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Sobriquet

Newly diagnosed Type 1 and newly pregnant...

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Sobriquet

Hi!

It has been a big month for me - but long story short - I am 39 yrs old, and was diagnosed with Type 1 diabetes three weeks ago (they think the diabetes was kicked off by a miscarriage last year), and now 3 weeks later, I have just found out I am pregnant -we are not entirely sure when this happened - but my doctor now jokes that she can do magic. She also says it is too early in my diabetes for me to be pregnant, but that we will do the best we can. Obviously the long term blood numbers are terrible - h1c? - because i was running around with very high blood sugar for at least a few months (hospital admission had 12.1 - it is now down to 9.6, and i'm working on it.

 

Problem is - I don't know much about being diabetic, and i live in a non-English speaking country - i am learning very fast, but at the moment I am really scared to eat anything - my sugar goes up so fast, my doctor recommended that i eat half a meal, then walk around a little then eat the other half. I have pretty much only eaten vegetables and small amounts of meat since finding out - my only carbs are fruit and yogurt.

 

So here goes:

1. What do diabetics eat? I have read articles recommending low carb diets to help control blood sugar, and i have read others saying that is worst thing you can do. I haven't had enough time to experiment, I only know that potatoes make me spike very quickly, so I am avoiding those. I am trying to restrict myself to a maximum of 40-50g carb per meal, and usually have 20g or less - but this is not easy.

 

2. Is it normal that exercise (just walking to the supermarket and back) has a massive effect 2 hours after eating? I have been told that if i test above 120 i should do something vigorous to bring it down, but then i went from 136 (7.5) to 72 (4.0) just with a stroll to get some coconut chips.

 

3. Coconut chips- suddenly, i cannot live without them. Is this a bad thing? So fattening! Does anyone have any diabetes friendly snack tips? What about eating chick peas slowly through out the day? One specialist said that is ok, i don't have to inject for it, and another said i did.

 

4. I have been told i should be 90 (5.0) in the morning, but I am usually 110-120. What should i be when i go to bed? I don't know how to influence this number - it seems like you have to exercise in your sleep!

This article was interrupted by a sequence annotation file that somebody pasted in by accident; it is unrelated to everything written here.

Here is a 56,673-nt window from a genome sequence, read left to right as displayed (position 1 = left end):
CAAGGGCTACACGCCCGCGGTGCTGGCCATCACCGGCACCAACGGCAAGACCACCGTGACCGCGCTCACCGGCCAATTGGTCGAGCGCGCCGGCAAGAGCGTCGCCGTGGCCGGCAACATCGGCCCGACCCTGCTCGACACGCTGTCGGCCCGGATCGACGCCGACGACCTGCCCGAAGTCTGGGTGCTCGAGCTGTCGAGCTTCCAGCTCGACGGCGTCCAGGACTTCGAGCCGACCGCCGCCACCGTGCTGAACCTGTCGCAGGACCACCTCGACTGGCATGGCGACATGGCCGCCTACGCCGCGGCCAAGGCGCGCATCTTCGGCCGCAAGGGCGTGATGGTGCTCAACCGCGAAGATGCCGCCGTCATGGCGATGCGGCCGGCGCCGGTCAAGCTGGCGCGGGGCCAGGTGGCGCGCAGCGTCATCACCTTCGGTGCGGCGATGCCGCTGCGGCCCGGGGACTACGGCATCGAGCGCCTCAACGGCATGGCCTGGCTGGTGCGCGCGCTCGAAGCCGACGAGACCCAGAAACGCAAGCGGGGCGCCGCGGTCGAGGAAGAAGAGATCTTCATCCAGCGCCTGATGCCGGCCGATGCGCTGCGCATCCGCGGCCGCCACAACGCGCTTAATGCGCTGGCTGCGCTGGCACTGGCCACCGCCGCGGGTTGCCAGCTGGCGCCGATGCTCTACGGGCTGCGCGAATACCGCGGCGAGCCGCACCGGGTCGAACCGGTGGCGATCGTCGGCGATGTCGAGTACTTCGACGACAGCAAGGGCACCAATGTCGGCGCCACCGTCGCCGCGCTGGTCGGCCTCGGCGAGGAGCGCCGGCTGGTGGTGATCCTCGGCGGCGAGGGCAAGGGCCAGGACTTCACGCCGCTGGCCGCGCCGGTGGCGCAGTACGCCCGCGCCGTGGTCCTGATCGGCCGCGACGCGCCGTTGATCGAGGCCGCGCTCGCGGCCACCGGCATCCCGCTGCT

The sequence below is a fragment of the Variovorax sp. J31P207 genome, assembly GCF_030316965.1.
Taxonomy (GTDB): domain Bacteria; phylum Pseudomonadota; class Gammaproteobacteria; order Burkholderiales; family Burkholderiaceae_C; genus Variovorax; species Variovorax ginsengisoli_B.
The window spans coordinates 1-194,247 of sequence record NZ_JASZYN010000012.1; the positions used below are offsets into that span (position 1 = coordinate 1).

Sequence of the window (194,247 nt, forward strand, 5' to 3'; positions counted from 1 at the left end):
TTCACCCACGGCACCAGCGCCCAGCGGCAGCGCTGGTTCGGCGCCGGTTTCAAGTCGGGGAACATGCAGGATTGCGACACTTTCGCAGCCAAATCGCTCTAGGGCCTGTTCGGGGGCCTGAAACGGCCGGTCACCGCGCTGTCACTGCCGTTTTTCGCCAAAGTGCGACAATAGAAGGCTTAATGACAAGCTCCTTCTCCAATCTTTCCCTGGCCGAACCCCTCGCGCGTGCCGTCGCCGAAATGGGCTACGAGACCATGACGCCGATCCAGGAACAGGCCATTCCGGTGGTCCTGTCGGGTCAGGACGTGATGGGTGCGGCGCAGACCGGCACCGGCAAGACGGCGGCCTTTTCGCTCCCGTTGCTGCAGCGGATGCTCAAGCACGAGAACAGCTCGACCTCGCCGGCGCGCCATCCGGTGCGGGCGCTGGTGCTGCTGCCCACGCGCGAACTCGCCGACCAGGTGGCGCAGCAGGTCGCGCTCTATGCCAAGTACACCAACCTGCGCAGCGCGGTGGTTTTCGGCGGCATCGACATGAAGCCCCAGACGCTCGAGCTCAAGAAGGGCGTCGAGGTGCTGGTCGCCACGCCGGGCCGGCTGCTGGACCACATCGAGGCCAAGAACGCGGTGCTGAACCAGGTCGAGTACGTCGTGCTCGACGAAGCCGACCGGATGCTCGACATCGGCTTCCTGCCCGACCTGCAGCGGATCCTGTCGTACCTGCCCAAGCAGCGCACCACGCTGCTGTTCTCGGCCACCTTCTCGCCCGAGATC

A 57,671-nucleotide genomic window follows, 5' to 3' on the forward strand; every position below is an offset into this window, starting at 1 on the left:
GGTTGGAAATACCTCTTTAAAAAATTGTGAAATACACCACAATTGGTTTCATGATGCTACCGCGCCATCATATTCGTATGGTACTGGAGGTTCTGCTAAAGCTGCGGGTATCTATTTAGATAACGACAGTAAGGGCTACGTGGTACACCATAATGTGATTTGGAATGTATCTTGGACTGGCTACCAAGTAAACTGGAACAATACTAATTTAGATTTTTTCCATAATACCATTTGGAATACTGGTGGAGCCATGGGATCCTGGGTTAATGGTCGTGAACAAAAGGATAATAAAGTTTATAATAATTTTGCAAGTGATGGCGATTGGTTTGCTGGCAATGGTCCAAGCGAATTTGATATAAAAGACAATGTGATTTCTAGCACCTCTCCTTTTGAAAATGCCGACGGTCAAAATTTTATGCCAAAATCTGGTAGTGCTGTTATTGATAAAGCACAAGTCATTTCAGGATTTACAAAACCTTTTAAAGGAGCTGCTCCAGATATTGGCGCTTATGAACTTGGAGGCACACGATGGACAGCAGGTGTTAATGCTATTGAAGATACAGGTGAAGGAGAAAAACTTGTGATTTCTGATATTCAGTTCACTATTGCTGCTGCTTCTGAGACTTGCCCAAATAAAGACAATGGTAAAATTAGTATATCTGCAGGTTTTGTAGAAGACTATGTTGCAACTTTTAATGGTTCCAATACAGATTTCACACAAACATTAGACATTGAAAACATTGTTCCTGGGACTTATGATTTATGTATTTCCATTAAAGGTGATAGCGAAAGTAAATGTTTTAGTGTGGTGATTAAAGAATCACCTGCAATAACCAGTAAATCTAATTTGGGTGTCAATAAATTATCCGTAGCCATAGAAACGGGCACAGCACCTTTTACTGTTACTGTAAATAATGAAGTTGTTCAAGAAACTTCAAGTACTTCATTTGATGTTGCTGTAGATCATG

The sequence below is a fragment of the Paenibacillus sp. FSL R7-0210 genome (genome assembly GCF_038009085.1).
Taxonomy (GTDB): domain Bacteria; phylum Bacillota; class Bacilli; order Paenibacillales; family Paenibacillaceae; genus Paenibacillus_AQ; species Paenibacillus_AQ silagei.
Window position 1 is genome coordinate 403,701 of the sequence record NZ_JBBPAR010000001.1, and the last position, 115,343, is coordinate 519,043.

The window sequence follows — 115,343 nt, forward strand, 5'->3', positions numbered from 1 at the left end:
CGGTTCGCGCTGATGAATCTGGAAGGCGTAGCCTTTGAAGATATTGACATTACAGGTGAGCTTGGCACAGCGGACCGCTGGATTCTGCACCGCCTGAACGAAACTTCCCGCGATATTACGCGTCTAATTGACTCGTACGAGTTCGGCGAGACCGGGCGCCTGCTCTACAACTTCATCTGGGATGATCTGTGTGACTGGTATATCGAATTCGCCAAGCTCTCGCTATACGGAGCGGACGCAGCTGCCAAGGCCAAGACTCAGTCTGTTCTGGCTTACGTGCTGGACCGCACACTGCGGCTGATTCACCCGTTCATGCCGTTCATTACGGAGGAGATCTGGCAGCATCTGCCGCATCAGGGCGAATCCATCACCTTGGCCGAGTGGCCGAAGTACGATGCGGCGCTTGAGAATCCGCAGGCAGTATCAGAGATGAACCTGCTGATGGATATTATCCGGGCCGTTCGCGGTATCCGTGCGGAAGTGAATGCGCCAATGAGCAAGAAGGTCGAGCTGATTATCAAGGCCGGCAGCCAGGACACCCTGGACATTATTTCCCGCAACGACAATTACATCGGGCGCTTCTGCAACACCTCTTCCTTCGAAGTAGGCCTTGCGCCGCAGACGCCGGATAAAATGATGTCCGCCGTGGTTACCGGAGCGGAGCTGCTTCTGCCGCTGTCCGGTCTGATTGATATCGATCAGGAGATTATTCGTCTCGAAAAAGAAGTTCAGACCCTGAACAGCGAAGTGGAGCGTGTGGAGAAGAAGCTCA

5. How do you deal with low blood sugar? I have not been able to get above 80 (4.4) this afternoon, I have been drinking juice diluted with water so that it doesn't shoot up...

 

6. Am i being paranoid about the whole spiking thing? My doctor says it's ok, but i should try to control it, but the diabetes consultant lady was very strict about it, and warned me that every high is damaging my child.

 

This is a long post - I am sorry - i would just appreciate any links, advice, recipes or secret diabetes tips!!

 

 

 

 

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jwags

Welcome to our forum. As a type 1 you are probably on 2 types of insulin-basal and fast acting. You should be able to eat more carbs than a type 2 who is not on insulin. What you want to prevent is spiking high and using too much insulin which crashes you low. Most of us cary glucose tablets around with us. You can get them at any pharmacy. It seems like your bgs are pretty good and as long as you keep them that way your baby should be fine. As far as snacks, I am not sure what coconut chips are. I do eat unsweetened coconut and drink unsweet coconut milk with no bg spike. Raw veggies, hummus, guamole, cheese, deli meats make good snacks. You want to stay away from high carb junk food.

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rubidoux

Gosh! Congrats on your pregnancy! I'm on my phone and don't have a lot of time, so I can't address all of your Q's, but I did want to say a couple of things...

 

First, I am sorry that the diabetes educator would put it that way. That's just over the top stressful. All diabetic t1's are going to have spikes and I don't think it's helpful to believe that you're damaging your child every time. The best way to protect your baby, IMO, is to test A LOT, like every hour when you're awake and maybe twice during the night, if things are going pretty well. If your b/s was going crazy at night I'd say more! For a lot of the time I was pregnant I would get up to pee enough that I didn't have to set alarms. I just kept my meter next to the bathroom.

 

Also, if you have any trouble keeping your blood sugar in line, i *highly* suggest going lower in carbs and upping the fat. You do NOT want to be on a low fat diet! And that is so 80's anyway! lol. The thing about eating low carb/high fat is that you're only making small inputs in either direction, small amounts of insulin/small amounts of carb so you're not going to have big spikes. Right now (not preg and wouldn't be doing this if I was) I eat once a day and my blood sugar is basically flat for 22 hours a day and then I eat my meal who's his usually about 10 grams carb, 50 g protein, and a ton of fat and I get a little blip of a rise in blood sugar and do very little insulin to compensate so I almost never go low after eating.